Solutions to the skills gap
Apr 17, 2002
A shortage of science and engineering graduates with good transferable skills is holding back the British economy, according to a review carried out for the Treasury by Gareth Roberts, past president of the Institute of Physics. The review says that employers are finding it hard to recruit numerate graduates because fewer people are studying the physical sciences, maths and engineering. It says that this shortage could also affect the biosciences, which are "increasingly reliant on people who are highly numerate and have a background in the physical sciences".
The review makes 37 recommendations on how to increase the supply of trained scientists and engineers throughout the education system. It says that the problem starts in schools, where pupils should be encouraged into science through more inspiring curricula, better equipped labs and improved careers advice. It says that science teachers should be paid more, and calls for better training to help new teachers in areas outside their speciality.
The review also proposes a scheme that would pay undergraduates and postgraduates to help school science teachers in practical classes. "Rather than stacking supermarket shelves, students would be able to develop their transferable skills," Roberts told PhysicsWeb. "The scheme would expose youngsters to the possibilities of a career in science and engineering, and may even encourage more students to become teachers themselves."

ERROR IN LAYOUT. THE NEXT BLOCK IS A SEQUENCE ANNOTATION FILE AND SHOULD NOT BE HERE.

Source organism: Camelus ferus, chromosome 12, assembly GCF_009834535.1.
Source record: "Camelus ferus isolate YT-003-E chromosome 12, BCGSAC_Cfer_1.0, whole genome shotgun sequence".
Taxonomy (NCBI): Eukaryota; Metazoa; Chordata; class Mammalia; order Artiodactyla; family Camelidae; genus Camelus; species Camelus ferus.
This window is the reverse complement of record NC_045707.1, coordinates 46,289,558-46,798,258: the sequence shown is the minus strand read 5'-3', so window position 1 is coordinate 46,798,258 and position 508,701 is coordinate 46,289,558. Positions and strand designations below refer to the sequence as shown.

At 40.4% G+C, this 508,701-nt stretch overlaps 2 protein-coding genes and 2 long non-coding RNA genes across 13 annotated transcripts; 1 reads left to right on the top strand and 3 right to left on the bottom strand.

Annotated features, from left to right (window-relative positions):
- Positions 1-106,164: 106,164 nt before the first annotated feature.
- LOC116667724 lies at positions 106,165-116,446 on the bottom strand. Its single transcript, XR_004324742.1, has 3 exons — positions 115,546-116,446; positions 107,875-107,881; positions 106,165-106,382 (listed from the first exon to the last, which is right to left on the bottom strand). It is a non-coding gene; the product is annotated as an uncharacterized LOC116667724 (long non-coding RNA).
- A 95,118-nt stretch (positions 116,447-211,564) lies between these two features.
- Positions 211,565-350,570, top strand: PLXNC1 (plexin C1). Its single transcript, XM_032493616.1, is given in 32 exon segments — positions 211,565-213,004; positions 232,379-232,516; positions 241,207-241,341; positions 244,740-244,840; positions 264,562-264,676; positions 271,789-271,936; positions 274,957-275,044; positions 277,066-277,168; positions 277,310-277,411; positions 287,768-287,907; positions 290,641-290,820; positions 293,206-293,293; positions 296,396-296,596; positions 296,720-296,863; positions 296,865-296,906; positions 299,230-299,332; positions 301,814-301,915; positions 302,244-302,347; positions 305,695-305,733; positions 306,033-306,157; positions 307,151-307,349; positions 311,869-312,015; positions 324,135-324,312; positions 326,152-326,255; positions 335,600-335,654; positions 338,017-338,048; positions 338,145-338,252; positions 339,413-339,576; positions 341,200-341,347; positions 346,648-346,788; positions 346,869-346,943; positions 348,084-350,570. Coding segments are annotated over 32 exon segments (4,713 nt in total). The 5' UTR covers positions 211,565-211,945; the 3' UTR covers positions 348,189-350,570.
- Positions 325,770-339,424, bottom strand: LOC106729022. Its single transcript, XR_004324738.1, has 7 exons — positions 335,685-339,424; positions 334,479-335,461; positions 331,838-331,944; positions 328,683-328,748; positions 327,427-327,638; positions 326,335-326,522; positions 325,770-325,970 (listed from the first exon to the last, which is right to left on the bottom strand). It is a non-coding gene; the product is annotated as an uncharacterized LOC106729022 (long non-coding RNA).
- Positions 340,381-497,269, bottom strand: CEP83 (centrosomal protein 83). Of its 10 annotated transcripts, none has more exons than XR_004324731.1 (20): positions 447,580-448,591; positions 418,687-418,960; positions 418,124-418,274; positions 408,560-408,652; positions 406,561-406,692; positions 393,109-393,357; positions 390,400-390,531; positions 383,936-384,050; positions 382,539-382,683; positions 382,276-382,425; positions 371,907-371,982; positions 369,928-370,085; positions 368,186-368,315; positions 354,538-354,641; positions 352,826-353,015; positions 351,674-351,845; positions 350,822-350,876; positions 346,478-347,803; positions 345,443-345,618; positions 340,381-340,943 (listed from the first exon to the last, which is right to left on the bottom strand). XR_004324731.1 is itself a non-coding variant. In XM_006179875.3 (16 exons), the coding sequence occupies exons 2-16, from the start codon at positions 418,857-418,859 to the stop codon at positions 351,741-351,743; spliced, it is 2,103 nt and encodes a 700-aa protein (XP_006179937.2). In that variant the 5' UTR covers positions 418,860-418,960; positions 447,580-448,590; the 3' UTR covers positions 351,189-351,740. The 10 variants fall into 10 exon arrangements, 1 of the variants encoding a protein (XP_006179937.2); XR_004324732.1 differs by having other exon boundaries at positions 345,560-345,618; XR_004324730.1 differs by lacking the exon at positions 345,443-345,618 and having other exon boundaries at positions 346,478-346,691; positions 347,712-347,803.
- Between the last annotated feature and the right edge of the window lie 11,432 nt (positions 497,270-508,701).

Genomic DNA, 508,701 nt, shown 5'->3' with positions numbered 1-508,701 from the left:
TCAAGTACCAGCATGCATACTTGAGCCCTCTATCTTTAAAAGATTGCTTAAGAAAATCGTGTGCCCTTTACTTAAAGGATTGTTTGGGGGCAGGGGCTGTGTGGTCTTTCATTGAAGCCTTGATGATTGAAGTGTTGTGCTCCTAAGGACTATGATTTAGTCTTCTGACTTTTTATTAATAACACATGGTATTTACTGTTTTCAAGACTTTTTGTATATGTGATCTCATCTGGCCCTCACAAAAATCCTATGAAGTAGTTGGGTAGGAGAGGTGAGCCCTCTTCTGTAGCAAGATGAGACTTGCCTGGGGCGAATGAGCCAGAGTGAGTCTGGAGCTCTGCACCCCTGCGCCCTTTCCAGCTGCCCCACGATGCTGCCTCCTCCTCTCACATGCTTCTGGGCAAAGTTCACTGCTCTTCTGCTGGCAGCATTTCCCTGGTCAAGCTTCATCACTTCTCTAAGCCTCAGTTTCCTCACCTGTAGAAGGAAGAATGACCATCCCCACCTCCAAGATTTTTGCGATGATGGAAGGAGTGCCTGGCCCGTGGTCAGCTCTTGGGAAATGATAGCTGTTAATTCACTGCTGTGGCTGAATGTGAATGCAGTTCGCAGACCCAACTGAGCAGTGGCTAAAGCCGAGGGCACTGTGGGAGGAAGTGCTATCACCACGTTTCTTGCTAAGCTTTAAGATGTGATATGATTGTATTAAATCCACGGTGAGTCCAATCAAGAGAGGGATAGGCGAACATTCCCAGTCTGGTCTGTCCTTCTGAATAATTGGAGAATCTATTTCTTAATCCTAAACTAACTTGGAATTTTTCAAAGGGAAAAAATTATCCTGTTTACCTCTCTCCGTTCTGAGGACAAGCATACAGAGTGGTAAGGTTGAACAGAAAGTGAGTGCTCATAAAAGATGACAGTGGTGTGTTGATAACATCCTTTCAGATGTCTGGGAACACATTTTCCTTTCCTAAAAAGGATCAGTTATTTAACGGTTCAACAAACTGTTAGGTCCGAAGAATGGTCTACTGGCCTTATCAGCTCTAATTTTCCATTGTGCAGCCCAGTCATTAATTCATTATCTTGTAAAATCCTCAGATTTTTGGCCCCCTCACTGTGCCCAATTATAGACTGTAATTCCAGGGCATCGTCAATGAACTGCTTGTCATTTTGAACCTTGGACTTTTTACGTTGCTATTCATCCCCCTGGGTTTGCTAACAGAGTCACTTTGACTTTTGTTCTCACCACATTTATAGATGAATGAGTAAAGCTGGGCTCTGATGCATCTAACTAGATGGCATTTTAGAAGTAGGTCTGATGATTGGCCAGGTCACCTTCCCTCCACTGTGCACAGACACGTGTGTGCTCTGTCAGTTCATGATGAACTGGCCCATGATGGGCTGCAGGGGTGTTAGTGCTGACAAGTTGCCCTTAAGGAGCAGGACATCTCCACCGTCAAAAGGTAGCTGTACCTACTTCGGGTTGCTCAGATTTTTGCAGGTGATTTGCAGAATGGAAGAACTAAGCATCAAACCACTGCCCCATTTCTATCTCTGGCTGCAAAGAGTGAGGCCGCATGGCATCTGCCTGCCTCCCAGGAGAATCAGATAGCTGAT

At universities, the review calls for new "entry support courses" that would help students bridge the gap between A-level and degrees. It calls for the government to refurbish undergraduate teaching labs and says that degrees should be updated to make graduates more attractive to employers. It wants the government to make it easier for science students to access hardship funds because they have less time than other students to supplement their income with part-time jobs.
The review also contains proposals for improving PhD degrees. It says that PhD grants should be increased to the tax-free equivalent of the average graduate starting salary in the UK – currently just over £12 000. It says that the research councils should fund students for three-and-a-half years to encourage them to tackle innovative, rather than "safe", projects. The review also wants universities to ensure that all PhD projects "test and develop the creativity prized by employers".
Finally, the review says that universities should ensure that all post-docs have a career development plan and receive at least two weeks careers training a year. It calls for at least 200 five-year academic fellowships to be set up by the research councils to give post-docs a clear path to permanent academic jobs. Employers, meanwhile, should make R&D careers better paid and more interesting, for example, by allowing staff to take part-time PhDs or make links with local universities.
About the author
Matin Durrani is Deputy Editor of Physics World